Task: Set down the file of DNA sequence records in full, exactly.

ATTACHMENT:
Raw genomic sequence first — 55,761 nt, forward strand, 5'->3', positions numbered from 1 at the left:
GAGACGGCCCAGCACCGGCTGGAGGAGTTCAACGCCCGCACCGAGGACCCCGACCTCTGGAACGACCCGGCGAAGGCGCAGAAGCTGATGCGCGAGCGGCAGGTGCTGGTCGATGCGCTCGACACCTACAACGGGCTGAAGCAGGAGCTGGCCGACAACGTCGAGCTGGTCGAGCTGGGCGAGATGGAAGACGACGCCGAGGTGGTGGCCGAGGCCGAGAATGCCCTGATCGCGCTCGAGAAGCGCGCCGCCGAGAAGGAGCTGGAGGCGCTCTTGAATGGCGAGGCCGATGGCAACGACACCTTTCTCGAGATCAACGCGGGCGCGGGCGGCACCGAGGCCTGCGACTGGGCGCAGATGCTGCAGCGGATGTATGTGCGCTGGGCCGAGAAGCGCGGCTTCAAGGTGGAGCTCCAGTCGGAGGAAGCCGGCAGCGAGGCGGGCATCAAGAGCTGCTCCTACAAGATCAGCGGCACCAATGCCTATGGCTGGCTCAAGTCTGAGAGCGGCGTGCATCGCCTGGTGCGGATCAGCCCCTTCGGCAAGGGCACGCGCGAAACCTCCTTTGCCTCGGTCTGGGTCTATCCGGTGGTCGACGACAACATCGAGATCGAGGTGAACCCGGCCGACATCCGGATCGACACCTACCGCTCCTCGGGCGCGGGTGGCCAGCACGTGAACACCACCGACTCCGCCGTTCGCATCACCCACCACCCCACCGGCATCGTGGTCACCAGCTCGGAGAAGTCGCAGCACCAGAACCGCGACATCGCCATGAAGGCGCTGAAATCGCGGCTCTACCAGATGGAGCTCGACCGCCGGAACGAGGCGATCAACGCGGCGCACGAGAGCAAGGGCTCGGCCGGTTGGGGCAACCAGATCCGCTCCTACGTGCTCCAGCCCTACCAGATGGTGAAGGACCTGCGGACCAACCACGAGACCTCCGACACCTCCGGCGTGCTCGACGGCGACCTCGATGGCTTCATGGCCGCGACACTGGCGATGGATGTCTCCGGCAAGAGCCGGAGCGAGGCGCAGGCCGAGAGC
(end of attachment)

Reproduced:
Raw genomic sequence first — 55,761 nt, forward strand, 5'->3', positions numbered from 1 at the left:
GAGACGGCCCAGCACCGGCTGGAGGAGTTCAACGCCCGCACCGAGGACCCCGACCTCTGGAACGACCCGGCGAAGGCGCAGAAGCTGATGCGCGAGCGGCAGGTGCTGGTCGATGCGCTCGACACCTACAACGGGCTGAAGCAGGAGCTGGCCGACAACGTCGAGCTGGTCGAGCTGGGCGAGATGGAAGACGACGCCGAGGTGGTGGCCGAGGCCGAGAATGCCCTGATCGCGCTCGAGAAGCGCGCCGCCGAGAAGGAGCTGGAGGCGCTCTTGAATGGCGAGGCCGATGGCAACGACACCTTTCTCGAGATCAACGCGGGCGCGGGCGGCACCGAGGCCTGCGACTGGGCGCAGATGCTGCAGCGGATGTATGTGCGCTGGGCCGAGAAGCGCGGCTTCAAGGTGGAGCTCCAGTCGGAGGAAGCCGGCAGCGAGGCGGGCATCAAGAGCTGCTCCTACAAGATCAGCGGCACCAATGCCTATGGCTGGCTCAAGTCTGAGAGCGGCGTGCATCGCCTGGTGCGGATCAGCCCCTTCGGCAAGGGCACGCGCGAAACCTCCTTTGCCTCGGTCTGGGTCTATCCGGTGGTCGACGACAACATCGAGATCGAGGTGAACCCGGCCGACATCCGGATCGACACCTACCGCTCCTCGGGCGCGGGTGGCCAGCACGTGAACACCACCGACTCCGCCGTTCGCATCACCCACCACCCCACCGGCATCGTGGTCACCAGCTCGGAGAAGTCGCAGCACCAGAACCGCGACATCGCCATGAAGGCGCTGAAATCGCGGCTCTACCAGATGGAGCTCGACCGCCGGAACGAGGCGATCAACGCGGCGCACGAGAGCAAGGGCTCGGCCGGTTGGGGCAACCAGATCCGCTCCTACGTGCTCCAGCCCTACCAGATGGTGAAGGACCTGCGGACCAACCACGAGACCTCCGACACCTCCGGCGTGCTCGACGGCGACCTCGATGGCTTCATGGCCGCGACACTGGCGATGGATGTCTCCGGCAAGAGCCGGAGCGAGGCGCAGGCCGAGAGC